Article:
Does a legal career have to revolve around jobs in law firms?

THERE was a time when partnership in a private practice firm was seen as the be all and end all of a legal career.

No more, with everything from automation to work-life balance demands changing what it means to be a lawyer and what lawyers want their jobs to be.

Take Shona Lowe, head of private client services at Standard Life Aberdeen’s financial planning business 1825.

Though she started off traditionally enough – law degree and diploma at the University of Edinburgh, traineeship at Shepherd and WedderburnMs Lowe moved in-house to Standard Life after five years as an associate at HBJ Gateley (now Addleshaw Goddard) and has recently taken on a hybrid role that allows her to apply all the knowledge gained over a decade-and-a-half as a lawyer in a different type of advisory environment.

“I quickly realised that the private client side was where I was most interested and I came to Standard Life to be their in-house private client lawyer,” Ms Lowe said.

“It was part of my role to understand more about the tax and trust team at one of the firms we were looking to acquire to build a financial planning firm and I realised that there was an opportunity to take that and embed it in the business.

“The nice thing is that I’m still using all my legal knowledge and working directly with clients and doing a lot of what I did before. I’m trying to blend the best bits of private practice with the best bits of in-house and combining that into a new working environment.”

Having launched in 2015 after buying English financial advisory business Pearson Jones, 1825 has grown by acquisition since, most recently announcing Bristol-based Fraser Heath Financial Management as its latest addition.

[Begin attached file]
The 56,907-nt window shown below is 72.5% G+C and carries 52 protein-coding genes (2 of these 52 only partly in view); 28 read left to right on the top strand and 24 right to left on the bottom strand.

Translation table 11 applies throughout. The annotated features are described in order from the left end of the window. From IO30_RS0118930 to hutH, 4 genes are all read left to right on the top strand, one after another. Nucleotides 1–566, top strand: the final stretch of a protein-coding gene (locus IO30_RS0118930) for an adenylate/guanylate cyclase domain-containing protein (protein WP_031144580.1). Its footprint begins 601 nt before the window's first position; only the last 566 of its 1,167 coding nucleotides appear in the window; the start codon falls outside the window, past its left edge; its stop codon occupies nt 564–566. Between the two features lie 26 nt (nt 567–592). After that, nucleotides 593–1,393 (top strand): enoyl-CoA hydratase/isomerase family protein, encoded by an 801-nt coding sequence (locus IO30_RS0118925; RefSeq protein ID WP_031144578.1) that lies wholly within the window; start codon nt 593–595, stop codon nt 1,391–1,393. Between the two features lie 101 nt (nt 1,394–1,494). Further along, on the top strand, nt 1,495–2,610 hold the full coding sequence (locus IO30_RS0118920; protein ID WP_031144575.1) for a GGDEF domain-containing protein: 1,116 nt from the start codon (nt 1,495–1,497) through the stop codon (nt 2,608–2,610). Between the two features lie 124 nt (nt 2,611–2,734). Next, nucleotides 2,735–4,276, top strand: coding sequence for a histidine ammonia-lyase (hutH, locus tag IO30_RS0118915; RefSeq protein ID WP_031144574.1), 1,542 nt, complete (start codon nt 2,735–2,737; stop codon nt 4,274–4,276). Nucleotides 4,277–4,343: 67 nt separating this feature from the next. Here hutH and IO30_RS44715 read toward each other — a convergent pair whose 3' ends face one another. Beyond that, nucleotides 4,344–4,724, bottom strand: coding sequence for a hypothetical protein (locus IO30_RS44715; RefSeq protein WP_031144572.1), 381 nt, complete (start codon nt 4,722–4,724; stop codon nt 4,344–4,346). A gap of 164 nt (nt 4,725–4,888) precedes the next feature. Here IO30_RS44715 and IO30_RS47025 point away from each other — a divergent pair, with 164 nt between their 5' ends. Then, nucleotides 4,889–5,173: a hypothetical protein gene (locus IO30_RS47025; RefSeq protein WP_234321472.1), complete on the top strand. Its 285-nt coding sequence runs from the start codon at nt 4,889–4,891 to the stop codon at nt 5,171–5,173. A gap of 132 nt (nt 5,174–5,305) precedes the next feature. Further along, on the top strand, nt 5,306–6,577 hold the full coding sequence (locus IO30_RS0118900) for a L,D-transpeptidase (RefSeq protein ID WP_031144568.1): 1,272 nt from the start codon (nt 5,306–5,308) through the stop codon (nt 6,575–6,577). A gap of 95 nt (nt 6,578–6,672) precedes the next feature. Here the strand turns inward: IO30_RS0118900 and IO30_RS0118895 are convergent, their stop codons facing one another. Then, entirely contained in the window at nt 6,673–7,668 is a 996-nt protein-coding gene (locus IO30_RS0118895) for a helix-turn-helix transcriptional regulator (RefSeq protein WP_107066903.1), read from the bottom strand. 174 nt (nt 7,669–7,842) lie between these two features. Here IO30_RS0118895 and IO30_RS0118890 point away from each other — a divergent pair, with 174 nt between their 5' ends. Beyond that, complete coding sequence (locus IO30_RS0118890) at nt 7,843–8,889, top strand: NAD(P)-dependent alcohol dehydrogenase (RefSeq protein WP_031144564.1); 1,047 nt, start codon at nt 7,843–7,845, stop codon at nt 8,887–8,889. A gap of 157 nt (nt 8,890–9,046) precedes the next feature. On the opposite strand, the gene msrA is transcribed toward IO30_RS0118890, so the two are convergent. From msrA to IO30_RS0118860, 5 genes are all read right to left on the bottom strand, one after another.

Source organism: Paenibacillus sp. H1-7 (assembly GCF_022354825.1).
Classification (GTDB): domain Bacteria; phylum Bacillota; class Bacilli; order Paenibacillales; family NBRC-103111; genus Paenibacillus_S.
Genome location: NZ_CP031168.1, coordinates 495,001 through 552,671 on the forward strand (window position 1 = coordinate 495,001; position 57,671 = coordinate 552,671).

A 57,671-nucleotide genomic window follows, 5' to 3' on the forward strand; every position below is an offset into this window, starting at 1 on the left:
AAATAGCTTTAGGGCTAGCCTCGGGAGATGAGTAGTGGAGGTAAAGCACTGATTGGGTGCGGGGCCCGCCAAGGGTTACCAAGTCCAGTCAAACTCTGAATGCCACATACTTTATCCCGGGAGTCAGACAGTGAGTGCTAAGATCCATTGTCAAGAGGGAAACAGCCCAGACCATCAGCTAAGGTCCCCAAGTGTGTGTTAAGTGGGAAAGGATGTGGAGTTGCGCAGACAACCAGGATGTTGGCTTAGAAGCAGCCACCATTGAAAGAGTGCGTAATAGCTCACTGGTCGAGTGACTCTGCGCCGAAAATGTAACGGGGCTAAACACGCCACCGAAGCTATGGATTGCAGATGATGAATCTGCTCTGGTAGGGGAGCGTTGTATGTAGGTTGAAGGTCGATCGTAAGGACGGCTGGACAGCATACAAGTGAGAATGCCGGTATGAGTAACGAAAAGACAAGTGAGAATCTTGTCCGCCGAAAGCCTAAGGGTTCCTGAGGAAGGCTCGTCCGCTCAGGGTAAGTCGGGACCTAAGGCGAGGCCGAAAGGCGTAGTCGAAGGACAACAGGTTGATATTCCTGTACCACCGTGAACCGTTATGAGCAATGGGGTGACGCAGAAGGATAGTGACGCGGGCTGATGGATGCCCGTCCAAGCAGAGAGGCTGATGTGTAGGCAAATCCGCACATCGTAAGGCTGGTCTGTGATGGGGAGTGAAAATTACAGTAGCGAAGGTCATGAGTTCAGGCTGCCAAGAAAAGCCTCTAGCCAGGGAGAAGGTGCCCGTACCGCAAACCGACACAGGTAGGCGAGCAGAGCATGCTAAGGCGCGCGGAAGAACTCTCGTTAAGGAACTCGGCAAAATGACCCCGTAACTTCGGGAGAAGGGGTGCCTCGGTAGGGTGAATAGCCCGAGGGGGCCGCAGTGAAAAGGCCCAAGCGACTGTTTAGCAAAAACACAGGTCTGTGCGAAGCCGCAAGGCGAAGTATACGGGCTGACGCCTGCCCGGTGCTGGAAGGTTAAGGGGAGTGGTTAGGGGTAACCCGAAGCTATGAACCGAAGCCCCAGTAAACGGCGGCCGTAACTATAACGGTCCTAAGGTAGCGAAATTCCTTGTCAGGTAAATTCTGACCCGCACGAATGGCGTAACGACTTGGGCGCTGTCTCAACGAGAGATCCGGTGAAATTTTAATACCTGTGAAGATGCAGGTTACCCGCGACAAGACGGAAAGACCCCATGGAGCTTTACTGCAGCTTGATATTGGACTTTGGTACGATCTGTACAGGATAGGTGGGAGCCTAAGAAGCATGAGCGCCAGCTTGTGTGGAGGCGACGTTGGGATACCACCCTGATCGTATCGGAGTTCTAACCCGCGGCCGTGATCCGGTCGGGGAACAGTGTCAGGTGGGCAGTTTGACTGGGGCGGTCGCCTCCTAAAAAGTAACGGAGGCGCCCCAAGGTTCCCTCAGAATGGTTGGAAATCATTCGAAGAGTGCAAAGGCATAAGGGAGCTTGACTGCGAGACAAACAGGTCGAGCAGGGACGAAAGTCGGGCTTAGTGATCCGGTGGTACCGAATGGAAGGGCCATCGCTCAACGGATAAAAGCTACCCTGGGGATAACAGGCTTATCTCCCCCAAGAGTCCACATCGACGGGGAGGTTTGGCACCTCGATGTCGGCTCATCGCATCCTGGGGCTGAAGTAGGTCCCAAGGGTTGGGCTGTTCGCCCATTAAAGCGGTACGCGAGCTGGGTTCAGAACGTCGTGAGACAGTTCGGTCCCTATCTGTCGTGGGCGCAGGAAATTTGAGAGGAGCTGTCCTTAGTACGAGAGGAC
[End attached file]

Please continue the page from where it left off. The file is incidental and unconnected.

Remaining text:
Such rapid expansion means Ms Lowe’s advisory team has doubled in size in the past three months, with interest coming from solicitors looking for a different career challenge.

“When advertising for new roles we’re seeing interest from people in long and established private practice careers,” Ms Lowe said

This could be down to the fact that what the 1825 private client team does is broadly similar to what a private client team in a law firm does, only without the pressure to justify its existence to fee-hungry corporate or banking colleagues.

“We behave a lot like a private practice law firm. We work on hourly rates, time record and invoice clients based on completing that work, so it looks and feels like a law firm but we are a department,” Ms Lowe said.

“We do have solicitors that work with us and we have practising certificates but we give legal advice with a small L. We do wills, powers of attorney, tax advice and probate work but we don’t do any of the activities that are reserved under legislation.”

The appeal of such a set-up, said Ms Lowe, is that she and her team are involved in building the business, with the private client department not only taking referrals from 1825’s financial planners but from other advisory businesses too.

“We were doing a webinar as part of the wider proposition and the attendees were primarily financial advice organisations that work with Standard Life Aberdeen,” Ms Lowe explained.

“What we got off the back of that was a lot of people who were interested in learning how we could work with them – that’s been an area where we’ve seen real growth.

“It’s something they would like to have in-house but for whatever reason haven’t been able to build that. They’re looking for someone they can work with and trust to work jointly with their clients, those firms wanted to know that no-one would be standing on their toes in the areas of expertise that they already have.

“To them we behave like a standalone legal practice. We keep their data separate [to the 1825 financial planning department] and would not cross market to their clients.”

For Ms Lowe it is the entrepreneurial nature of building a business in such a way that has proved the most rewarding aspect of moving into a non-traditional legal role.

“I enjoy the business leadership side of it,” she said.

“There will always be people that want to go down the private practice route and there will always be people who prefer the in-house environment but for me the opportunity that comes from doing something different is genuinely exciting.”

Credit: Margaret Taylor

(Copyright (c) 2017 Newsquest Media Group), source Newspapers

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